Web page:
At the time of writing this article, TypeScript’s version is 3.7 and strict master option has grown a little bit since - first being introduced in version 2.3. Bind, call and apply checking has been improved in the most recent releases. Today, strict mode combines the following options:

Note that strict option is false by default and you have to enable it in compilerOptions of your tsconfig.json.

Example tsconfig.json with strict mode enabled:

Optionally, add eslint. I would dare add two extra rules: explicit-function-return-type and no-explicit-any. Example: .eslintrc with strict mode enabled:

If you decided to add eslint, the package.json should look similar to this:

If using VSCode, do not forget to update .vscode/settings.json unless you are a die-hard linting from CLI:

Autofix if desired.

There is also a recipe for functional TypeScript. Although functional style checking is currently not entirely part of tsconfig, linters handle it abundantly:

and the eslint replacement of tslint-immutable functional ruleset:

Example tsconfig.json with functional strict mode enabled:

Example .eslintrc with functional strict mode enabled:

Example package.json:

Remember to update VSCode settings as shown in the previous subchapter.

React in TypeScript strict mode

If you are unsure what type your React Component is — with eslint explicit-function-return-type enabled, it is ReactElement:

React Redux in TypeScript strict mode

Let’s start creating our app. I have organized the whole structure inside the app folder. For the purpose of the this simple example, I have created one centralized store.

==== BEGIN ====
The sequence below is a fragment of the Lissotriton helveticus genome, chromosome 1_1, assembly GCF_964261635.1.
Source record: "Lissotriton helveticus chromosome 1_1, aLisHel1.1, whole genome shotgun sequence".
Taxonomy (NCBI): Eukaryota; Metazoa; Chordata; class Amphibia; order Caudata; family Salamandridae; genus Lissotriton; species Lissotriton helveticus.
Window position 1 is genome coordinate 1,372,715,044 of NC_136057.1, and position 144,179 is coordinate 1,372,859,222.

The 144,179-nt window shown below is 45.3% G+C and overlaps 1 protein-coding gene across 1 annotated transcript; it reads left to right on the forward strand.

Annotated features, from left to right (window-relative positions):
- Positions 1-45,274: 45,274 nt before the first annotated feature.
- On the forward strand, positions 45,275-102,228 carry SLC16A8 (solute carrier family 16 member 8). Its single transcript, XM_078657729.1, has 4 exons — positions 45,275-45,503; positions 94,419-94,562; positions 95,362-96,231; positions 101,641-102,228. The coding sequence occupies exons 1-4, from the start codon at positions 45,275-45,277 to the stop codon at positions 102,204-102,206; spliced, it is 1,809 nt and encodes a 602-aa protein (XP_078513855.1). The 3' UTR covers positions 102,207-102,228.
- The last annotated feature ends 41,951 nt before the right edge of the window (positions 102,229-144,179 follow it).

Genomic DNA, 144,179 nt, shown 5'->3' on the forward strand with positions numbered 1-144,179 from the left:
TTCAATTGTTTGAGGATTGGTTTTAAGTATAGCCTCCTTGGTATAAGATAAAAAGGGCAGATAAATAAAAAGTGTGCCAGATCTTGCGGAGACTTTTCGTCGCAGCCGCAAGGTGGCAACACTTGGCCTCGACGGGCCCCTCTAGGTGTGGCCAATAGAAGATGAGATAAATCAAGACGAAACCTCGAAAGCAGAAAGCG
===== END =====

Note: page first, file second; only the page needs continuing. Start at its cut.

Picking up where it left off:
Store is the place that will keep our data. For the purpose of the example application, we will use a single centralized store at the app level.

The simplest configuration (without middleware)

The last 2 types are enhancer’s State and Store extensions mixed into store type.

With middleware (logger, etc.)

I believe it is safe to widen the resulting State to “State” ignoring extensions details of logger-likes, because we will not be dismantling them to use their state interfaces. Therefore, in my app, logger is added like this:

Period. Actually that’s even too much — I would personally treat extensions such as logger as just unknown (who cares about logging module internals, huh? :-) )

Warning: Unknown is even worse than any, but I would dare make an exception from all this strictness just here:

Having said that, I strive to reduce casting / explicit any / unknown to minimum (it is wise to add eslint warn rules at least for these).

Connect (legacy)

In order to connect a class component, I discovered that, unfortunately, some casting was needed at the connect function (unlike in Angular where Redux-like NGRX is taken for granted). Suppose you have the OwnProps of the component (passed from parent element), StateProps of Redux state and DispatchProps to tell the state what to update:

It would be beautiful if not all the casting required and the fact that class components are less common, although I would really hesitate to say, worse.

Redux Hook API

In Redux Hook API, connect is replaced by selectors. Either memoized ones (with reselect):